In 2016, Dr. Walter Greason, chair of the history department, developed the “Wakanda Syllabus.” That was two years before the first Black Panther film set numerous box office records. Anticipating a film version of the Black Panther multiverse, Dr. Greason wanted there to be an official place where people could access much of the art, music, literature and philosophical thought that informed the fictional civilization. Ahead of the premiere of the sequel, Black Panther: Wakanda Forever, Dr. Greason shares why he’s been so drawn to the story and the movements that inspired it.
As a scholar, what interests you most about the Black Panther films and the world they create?
For me, the idea of an African country that survives and escapes the legacy of slavery and colonialism is a fascinating hook. That’s what the world wants to see: If there hadn’t been this trauma over the last five centuries with the massive destruction of human life, what kind of world could we have today? That’s the piece that always makes me the most excited in talking about the Black Panther story, particularly the story of Wakanda. That this fictional country could show the world what we can do if we don’t have a society based on extractive methods, of taking from each other and not really investing in each other.
What were your goals in creating the Wakanda Syllabus?
I have spent about a decade talking about the alternative ways of understanding our history and contemporary issues. There were so many writers and artists putting out work that spoke to these different visions that I wanted to show what was possible. The Wakanda Syllabus has somewhere around 30 or 40 different resources, but it spins out into thousands of different ways to teach, to write, and to create new art and music. These forms of expression have now flowered into the millions, where people are changing public policy based on some of the core principles we put into the Wakanda Syllabus. It has vastly exceeded even my best goals.
What are the core principles you mention?
Balance and sustainability. I would broadly put it under the umbrella of “the pre-modern”. What we see with the advent of industrial capitalism is this sense that we can live without limits. Unsustainable consumption dominates our lives. Instead, the idea of Wakanda is people living within their means and whatever they need is provided. They live lives of cooperation. It is not aggressive competition in every form, in every way, at all times. It’s very much in line with what Dr. Martin Luther King called the “beloved community,” where we first look to give to each other before we take for ourselves. This shift in principle is what Wakanda explores.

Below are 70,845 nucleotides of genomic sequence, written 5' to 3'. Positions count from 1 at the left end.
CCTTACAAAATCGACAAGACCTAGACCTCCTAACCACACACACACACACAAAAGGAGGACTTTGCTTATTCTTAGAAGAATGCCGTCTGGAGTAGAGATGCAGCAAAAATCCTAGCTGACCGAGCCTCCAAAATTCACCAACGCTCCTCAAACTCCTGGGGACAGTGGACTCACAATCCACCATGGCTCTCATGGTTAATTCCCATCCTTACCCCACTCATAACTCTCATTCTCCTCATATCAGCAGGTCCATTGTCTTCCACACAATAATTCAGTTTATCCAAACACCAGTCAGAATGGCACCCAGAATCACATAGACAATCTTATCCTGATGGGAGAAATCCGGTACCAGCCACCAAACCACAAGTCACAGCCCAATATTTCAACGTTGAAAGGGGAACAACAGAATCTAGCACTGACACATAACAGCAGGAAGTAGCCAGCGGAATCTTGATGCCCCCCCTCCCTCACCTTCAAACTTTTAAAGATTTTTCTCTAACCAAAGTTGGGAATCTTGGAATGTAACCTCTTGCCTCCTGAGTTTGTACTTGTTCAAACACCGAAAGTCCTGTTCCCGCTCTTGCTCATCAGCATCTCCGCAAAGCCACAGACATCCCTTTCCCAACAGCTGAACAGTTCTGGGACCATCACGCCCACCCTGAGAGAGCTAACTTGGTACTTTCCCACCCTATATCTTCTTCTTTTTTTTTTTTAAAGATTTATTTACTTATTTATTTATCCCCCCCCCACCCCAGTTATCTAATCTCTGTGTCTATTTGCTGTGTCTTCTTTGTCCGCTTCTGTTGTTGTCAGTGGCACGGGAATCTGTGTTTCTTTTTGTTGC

How does Black Panther’s world fit within the larger movements of Afrofuturism and the Black Speculative Arts?
Wow, that’s a huge question. My immediate response to that is, first and foremost, the film is the way that many people were introduced to Afrofuturism as an idea. There were momentary breakthroughs in other media platforms, but the film gave global audiences a sense of what the artists and intellectuals of the African diaspora had to offer – whether they were in music, art, politics or literature.
With the story of Wakanda, whether it’s the Black Panther movie, its sequels or any of the derivative offshoots within the Marvel Universe (or outside of it), you now have hundreds of thousands of new artistic creations, streaming services, and new shows like the Game of Thrones prequel that are positing the idea of an African presence in what was formerly considered an entirely European-constructed sense of fantasy. The films Everything Everywhere All at Once and Three Thousand Years of Longing also show the importance of these new genres.
All of these stories are impossible without the success of the Black Panther film. Black Panther, as a story, demonstrated to the major investors in mass media that a story driven by fantasy and science fiction in the African diaspora is viable and profitable. The leading writers in these communities of Afrofuturism and Black Speculative Arts have been making this point for years. If you can make something brilliant, then everyone will be amazed at its success. These projects have become a tradition that will define this century.
What do you hope people who watch the Black Panther films take away?
This sequel is a challenge because it is framed by the grief around star Chadwick Boseman’s death. Coming out of this film, I hope people take away a sense of resilience, that despite the worst events that can happen in our lives, we can come together. That’s overall the message of the Black Panther mythology, that no matter what the setback, no matter the injury that is suffered, there is a way to heal, recover and come back stronger.
Why are stories like Black Panther so important to tell?
When we see the folks who are resistant to embrace stories like Black Panther and Wakanda, it is often those who have the lowest expectations for themselves and for the people around them. On the other hand, when there are people—whether you look at Eminem or Elvis or Josh Shapiro (who is running for governor in Pennsylvania)—who reach out across differences with admiration and emulate some parts of the cultures of the African diaspora, it helps everyone grow. It makes you grow in ways that are helpful immediately, but, over a lifetime, they are transformative.
Wherever you belong, when you see someone who doesn’t fit and you admire something about them and connect with it, you end up becoming the new trendsetter, the trailblazer, the person who transforms the world around you. To me, that’s what Macalester does so well as an institution. It embraces differences, and in doing so, it becomes a wonder, a marvel, something that has never existed before.
November 8 2022Back to top